The rare (or the country's first?) trilingual play — in English, Spanish and American Sign Language — draws on playwright Mercedes Floresislas' personal history, which involves another trifecta, this one of woes: As a young woman, Floresislas fought off domestic abuse while scrounging a living as an illegal immigrant and trying to raise a deaf son. Both mother and son are fine now and appear in this surprisingly ebullient production at Casa 0101, Josefina Lopez's (Real Women Have Curves) passion project in the heart of Boyle Heights. Director Edward Padilla recruited a number of deaf actors to sign, with two hearing boys alternating in the role of young Mauricio; English and Spanish supertitles are projected above the stage throughout. Cristal Gonzalez is a gem as the luminous Norma, while Miriam Peniche offers necessary comic relief as her raunchy street-vendor friend peddling roasted elote. The tense ending deliberately spins off into camp (suggesting what might have happened to the Dixie Chicks' Earl if he'd encountered the Demon Barber of Fleet Street), which detracts from the play's valuable themes. But it's a pleasure to watch these characters and the resilient communities they represent quite literally find their voices. Casa 0101, 2102 E. First St., Boyle Heights; Fri.-Sat., 8 p.m.; Sun., 5 p.m.; through April 28. (323) 263-7684, casa0101.org.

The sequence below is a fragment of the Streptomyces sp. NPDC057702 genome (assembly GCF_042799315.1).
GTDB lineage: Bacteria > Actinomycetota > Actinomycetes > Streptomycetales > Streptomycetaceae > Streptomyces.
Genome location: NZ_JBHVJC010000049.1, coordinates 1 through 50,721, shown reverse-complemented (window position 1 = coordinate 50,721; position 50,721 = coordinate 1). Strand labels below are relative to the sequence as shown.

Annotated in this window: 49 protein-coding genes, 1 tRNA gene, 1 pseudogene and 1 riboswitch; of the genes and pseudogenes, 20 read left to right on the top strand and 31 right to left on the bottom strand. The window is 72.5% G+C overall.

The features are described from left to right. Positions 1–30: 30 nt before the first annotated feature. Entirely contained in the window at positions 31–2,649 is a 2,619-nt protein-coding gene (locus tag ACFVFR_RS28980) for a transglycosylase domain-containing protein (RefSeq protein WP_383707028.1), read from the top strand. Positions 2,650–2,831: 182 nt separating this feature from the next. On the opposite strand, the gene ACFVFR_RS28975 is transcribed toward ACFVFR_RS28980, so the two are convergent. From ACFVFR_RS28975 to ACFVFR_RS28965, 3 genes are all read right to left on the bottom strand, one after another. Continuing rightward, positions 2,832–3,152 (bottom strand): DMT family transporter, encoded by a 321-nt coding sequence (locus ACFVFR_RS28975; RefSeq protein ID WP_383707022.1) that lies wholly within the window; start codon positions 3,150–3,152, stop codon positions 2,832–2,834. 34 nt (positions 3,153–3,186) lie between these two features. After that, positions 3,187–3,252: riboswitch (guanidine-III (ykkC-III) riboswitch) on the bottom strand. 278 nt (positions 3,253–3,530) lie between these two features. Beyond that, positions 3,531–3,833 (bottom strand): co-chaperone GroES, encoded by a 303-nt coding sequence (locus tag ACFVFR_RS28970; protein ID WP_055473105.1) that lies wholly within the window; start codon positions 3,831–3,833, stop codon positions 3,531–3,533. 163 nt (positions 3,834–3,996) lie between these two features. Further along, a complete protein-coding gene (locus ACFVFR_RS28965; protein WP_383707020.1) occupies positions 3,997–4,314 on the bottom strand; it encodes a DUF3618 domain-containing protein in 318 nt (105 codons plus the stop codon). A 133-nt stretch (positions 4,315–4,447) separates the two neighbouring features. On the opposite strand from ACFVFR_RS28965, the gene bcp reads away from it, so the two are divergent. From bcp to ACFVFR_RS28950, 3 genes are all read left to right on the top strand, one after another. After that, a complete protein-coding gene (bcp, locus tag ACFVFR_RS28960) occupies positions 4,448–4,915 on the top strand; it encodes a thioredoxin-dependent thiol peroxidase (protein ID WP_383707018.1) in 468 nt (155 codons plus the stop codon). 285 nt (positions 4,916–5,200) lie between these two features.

Fridays, Saturdays, 8 p.m.; Sundays, 5 p.m. Starts: April 5. Continues through April 28, 2013
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